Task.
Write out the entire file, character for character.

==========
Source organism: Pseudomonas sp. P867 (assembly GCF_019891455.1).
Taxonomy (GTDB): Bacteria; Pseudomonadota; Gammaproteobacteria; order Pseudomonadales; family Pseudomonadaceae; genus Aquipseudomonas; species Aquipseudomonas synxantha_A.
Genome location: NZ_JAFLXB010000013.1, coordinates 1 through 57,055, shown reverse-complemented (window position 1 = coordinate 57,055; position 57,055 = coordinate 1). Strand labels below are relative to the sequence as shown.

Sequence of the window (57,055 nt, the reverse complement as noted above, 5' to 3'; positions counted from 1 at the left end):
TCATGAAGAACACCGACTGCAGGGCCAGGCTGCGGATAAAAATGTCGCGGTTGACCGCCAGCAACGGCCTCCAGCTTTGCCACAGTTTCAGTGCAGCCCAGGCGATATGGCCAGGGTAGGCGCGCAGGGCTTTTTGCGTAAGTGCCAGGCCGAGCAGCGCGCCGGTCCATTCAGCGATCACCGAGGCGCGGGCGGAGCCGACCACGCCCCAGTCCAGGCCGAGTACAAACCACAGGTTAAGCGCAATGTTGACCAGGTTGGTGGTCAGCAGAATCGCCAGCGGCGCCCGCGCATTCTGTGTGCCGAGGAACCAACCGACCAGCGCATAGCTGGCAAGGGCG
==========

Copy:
Source organism: Pseudomonas sp. P867 (assembly GCF_019891455.1).
Taxonomy (GTDB): Bacteria; Pseudomonadota; Gammaproteobacteria; order Pseudomonadales; family Pseudomonadaceae; genus Aquipseudomonas; species Aquipseudomonas synxantha_A.
Genome location: NZ_JAFLXB010000013.1, coordinates 1 through 57,055, shown reverse-complemented (window position 1 = coordinate 57,055; position 57,055 = coordinate 1). Strand labels below are relative to the sequence as shown.

Sequence of the window (57,055 nt, the reverse complement as noted above, 5' to 3'; positions counted from 1 at the left end):
TCATGAAGAACACCGACTGCAGGGCCAGGCTGCGGATAAAAATGTCGCGGTTGACCGCCAGCAACGGCCTCCAGCTTTGCCACAGTTTCAGTGCAGCCCAGGCGATATGGCCAGGGTAGGCGCGCAGGGCTTTTTGCGTAAGTGCCAGGCCGAGCAGCGCGCCGGTCCATTCAGCGATCACCGAGGCGCGGGCGGAGCCGACCACGCCCCAGTCCAGGCCGAGTACAAACCACAGGTTAAGCGCAATGTTGACCAGGTTGGTGGTCAGCAGAATCGCCAGCGGCGCCCGCGCATTCTGTGTGCCGAGGAACCAACCGACCAGCGCATAGCTGGCAAGGGCG